In making your decisions, always ask yourself if the incompleteness of diagnosis, a lack of integration of the non-dental considerations, the inappropriateness of treatment and prevention, and the improper sequence of treatment have had an adverse effect on the oral health status of the patient. If so, then the criterion should be judged as not acceptable. If a problem has not had or may not have an adverse impact on the oral health status of the patient, then the criterion should be judged as acceptable. The key to judging these criteria is the effect of each on the health of the patient, i.e., the outcome of care.

1. Completeness of Diagnosis

Review the record and the radiographs for both clinical findings and treatment provided in the past. Check any consideration listed that was not appropriately diagnosed, either through notation in the record and/or through actual treatment.

To assess the acceptability of the diagnoses made, evaluate the severity of each problem not appropriately diagnosed. Consider whether of not the incompleteness of diagnosis had or may have an adverse effect on the oral health status of the patient; then make a judgment on the acceptability of the diagnosis.

2. Integration of Non-Dental Considerations

In reviewing the record, each of the following four consideration should be assessed:

MEDICAL: Review the medical problems that either alter the course of dental disease and/or impact on the process of dental treatment. Examples of the former include diabetes, HIV infection, blood dyscrasias, Sjogrens syndrome, and hormonal changes. Examples of the latter include rheumatic heart disease, ischemic heart disease, intracardiac prosthesis, asthma, HIV infection, and hepatitis.

EMOTIONAL: Review all psychological problems. Stress and anxiety can decrease salivary flow. Stress may also be a confounding factor in gingivitis, periodontitis, and certain types of stomatitis, as well as an etiological factor in myofascial pain dysfunction. Anxiety and depression can detrimentally affect routine compliance with necessary home preventive care and compliance with routine maintenance professional dental care.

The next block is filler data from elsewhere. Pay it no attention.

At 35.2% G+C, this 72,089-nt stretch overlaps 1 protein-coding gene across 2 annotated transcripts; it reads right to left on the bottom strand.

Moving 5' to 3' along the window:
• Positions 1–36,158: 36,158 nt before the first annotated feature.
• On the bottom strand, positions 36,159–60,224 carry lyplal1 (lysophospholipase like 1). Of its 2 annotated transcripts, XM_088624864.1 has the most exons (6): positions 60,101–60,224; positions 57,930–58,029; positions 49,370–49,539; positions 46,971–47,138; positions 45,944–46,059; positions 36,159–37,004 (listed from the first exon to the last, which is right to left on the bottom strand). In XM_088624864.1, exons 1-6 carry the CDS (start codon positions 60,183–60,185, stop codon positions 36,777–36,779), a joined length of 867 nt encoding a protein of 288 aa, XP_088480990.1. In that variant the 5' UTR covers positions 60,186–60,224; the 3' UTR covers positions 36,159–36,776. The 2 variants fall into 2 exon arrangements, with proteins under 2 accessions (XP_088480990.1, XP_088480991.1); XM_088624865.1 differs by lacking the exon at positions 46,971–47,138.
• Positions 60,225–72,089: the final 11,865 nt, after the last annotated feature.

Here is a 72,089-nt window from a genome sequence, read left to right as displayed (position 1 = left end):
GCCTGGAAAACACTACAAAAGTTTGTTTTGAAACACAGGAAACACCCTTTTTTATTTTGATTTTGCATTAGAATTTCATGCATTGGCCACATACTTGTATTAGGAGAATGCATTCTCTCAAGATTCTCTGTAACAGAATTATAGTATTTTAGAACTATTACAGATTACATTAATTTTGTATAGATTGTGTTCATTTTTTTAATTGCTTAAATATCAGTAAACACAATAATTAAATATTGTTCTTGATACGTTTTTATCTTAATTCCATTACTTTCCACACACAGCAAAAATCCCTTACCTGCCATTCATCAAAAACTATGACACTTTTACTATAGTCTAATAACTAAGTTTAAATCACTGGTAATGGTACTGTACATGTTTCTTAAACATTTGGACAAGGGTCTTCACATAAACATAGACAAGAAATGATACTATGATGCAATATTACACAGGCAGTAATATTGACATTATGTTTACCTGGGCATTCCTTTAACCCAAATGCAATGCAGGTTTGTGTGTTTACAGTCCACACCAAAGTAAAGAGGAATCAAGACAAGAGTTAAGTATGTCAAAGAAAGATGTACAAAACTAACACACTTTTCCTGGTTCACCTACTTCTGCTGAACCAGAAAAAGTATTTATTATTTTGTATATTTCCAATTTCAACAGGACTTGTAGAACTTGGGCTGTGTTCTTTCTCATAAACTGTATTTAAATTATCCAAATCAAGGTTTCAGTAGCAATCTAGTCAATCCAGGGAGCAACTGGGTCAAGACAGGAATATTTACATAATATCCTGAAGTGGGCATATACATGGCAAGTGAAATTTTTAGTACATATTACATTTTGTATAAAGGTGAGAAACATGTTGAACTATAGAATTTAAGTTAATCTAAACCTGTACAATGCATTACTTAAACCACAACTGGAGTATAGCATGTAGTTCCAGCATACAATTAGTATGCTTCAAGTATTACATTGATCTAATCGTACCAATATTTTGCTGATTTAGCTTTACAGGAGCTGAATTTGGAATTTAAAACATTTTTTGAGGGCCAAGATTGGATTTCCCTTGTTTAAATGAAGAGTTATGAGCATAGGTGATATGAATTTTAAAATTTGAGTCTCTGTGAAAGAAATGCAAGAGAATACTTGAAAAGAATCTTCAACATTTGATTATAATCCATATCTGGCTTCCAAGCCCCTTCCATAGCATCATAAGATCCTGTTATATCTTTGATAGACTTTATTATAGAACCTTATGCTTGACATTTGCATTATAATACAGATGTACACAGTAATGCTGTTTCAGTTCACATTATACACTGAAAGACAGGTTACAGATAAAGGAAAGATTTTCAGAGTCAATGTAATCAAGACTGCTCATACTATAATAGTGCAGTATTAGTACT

DRUG RELATED: Review all medications currently being taken by the patient. Medications that can affect the course of disease and treatment are Dilantin, calcium channel blockers, tranquilizers, anticoagulants, steroids, aspirin, and anti-cholinergic medications. Also, note drug allergies, chemotherapeutic agents, immunosuppressive agents, medications that can cause severe side-effects, and medications that interfere with the proper development of the dentition such as tetracycline.

LIFESTYLE: Lifestyle has been shown to have a major impact on general health status. In assessing its implication in dentistry, review dietary and nutritional considerations, substance abuse to include smoking, and other areas that make up ones lifestyle.

To make an assessment of this criterion, determine if there were non-dental problems affecting the course of disease and treatment. If there were none, check not applicable. If there were, make a determination as to the effectiveness of the dentist’s treatment regarding these problems. If the dentist either did not consider this problem in the treatment or did not appropriately deal with the problem, both resulting in an unsatisfactory outcome, this criterion should be judged as not acceptable.